When area schools dismissed for the holiday break on Dec. 21, a stomach and intestinal virus was making the rounds. When they come back — Pratt students started Wednesday, Skyline returns on Jan. 7 — sniffles, sneezes and body aches may come along with them.
It doesn't matter much whether the symptoms belong to the common cold or the flu; they're both caused by viruses, are not helped by antibiotics, and the best treatment focuses on the symptoms and not the disease itself.
Flu season may be starting early, according to the U.S. Centers for Disease Control. A Weekly Influenza Summary for the week ending Dec. 22 showed Kansas and surrounding states as being affected by regional outbreaks and more than half the country having widespread reports of flu.
Debbie McGraw, a registered nurse and director of the Pratt County Health Department, said the last couple of weeks have been "pretty quiet," which is what she expects during the time schools are on break. Once everybody is back in session, she will probably e-mail school nurses to monitor activity.
She tries to educate people to stay home if they have a fever of 100 degrees or greater and stay home until they have been fever-free for 24 hours, to cover their cough and practice good hand hygiene. Her own health care provider recommended Airborne, a nutritional supplement, Micinex for coughs and Chloraseptic to numb a sore throat.
Flu vaccine would still be effective, as outbreaks usually peak in January and February. The Health Department administered 700 doses it ordered initially, and additional doses obtained from other counties. They are out of vaccine and will not receive more from suppliers.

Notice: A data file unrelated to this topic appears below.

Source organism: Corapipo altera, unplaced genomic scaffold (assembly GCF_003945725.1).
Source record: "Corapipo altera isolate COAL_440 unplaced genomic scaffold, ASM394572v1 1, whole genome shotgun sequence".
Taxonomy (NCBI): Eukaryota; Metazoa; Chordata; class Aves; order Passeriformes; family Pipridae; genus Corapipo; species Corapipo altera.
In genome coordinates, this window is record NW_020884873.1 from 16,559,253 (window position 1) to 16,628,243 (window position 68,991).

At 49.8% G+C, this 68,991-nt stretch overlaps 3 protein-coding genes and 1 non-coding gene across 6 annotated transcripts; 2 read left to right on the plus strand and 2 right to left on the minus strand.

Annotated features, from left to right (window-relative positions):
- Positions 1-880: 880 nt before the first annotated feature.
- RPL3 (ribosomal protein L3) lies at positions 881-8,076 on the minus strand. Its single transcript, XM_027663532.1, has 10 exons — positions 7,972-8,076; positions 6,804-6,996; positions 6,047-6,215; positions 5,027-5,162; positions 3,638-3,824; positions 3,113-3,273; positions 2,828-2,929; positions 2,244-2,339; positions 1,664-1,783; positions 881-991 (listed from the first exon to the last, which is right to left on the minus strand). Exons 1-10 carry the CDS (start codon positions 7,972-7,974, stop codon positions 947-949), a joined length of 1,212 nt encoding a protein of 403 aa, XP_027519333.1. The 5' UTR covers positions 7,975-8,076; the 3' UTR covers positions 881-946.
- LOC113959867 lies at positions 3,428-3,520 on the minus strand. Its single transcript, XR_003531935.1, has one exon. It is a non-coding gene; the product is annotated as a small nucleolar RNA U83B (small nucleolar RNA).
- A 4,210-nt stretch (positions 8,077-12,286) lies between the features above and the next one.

Dillons has enough vaccine for at least 50 shots on hand, according to pharmacy manager Scott Nicholson. They can administer the vaccine to anyone age 6 and over.
Getting a flu vaccination is no guarantee against illness — people could still get sick from other viruses.
Antibiotics won't help, and may do more harm than good. Antibiotic resistance is one of the world's most pressing public health threats, according to the CDC.
If antibiotics are used too often for things they can't treat — like colds or other viral infections — they can stop working effectively against bacteria when really needed.
Antiviral drugs, available only by prescription, can be used to treat cold and flu, especially for people who have chronic diseases, adults over 65, children under age 2 and pregnant women.
The pills, liquid or inhaled powder can lessen the symptoms and shorten the time a person is sick by one or two days, and for people with risk conditions, can mean the difference between a relatively mild illness and a hospital stay.
Otherwise-healthy people with a cold or flu don't need to be treated with antiviral drugs, according to the CDC.
Most experts believe that flu is spread by droplets made when people cough, sneeze or talk, and which land in the noses and mouths of people nearby. Less often, a person might get the flu by touching a surface or object that has a flu virus on it and touching their own mouth, eyes or possibly their noses nose.
A healthy person exposed to the flu can be contagious up to a day before he or she becomes sick and five to seven days afterward.
McGraw said basketball games and wrestling matches, where there are lots of people in close contact, are especially good places for cold and flu viruses to travel. Anyone who has risk factors might want to avoid them; otherwise, do what you can to minimize contact and practice good hygiene.
Practice good health habits
• Avoid close contact with people who are sick
• Stay home when you are sick.
• Cover your mouth and nose, with a tissue when available, or sneeze and cough into your elbow, not your hands.
• Clean your hands. If soap and water is not available, use an alcohol-based hand rub.
• Avoid touching your eyes, nose or mouth.
• Practice other good habits: get plenty of sleep, be physically active, manage your stress, drink plenty of fluids and eat nutritious food.
U.S. Centers for Disease Control and Prevention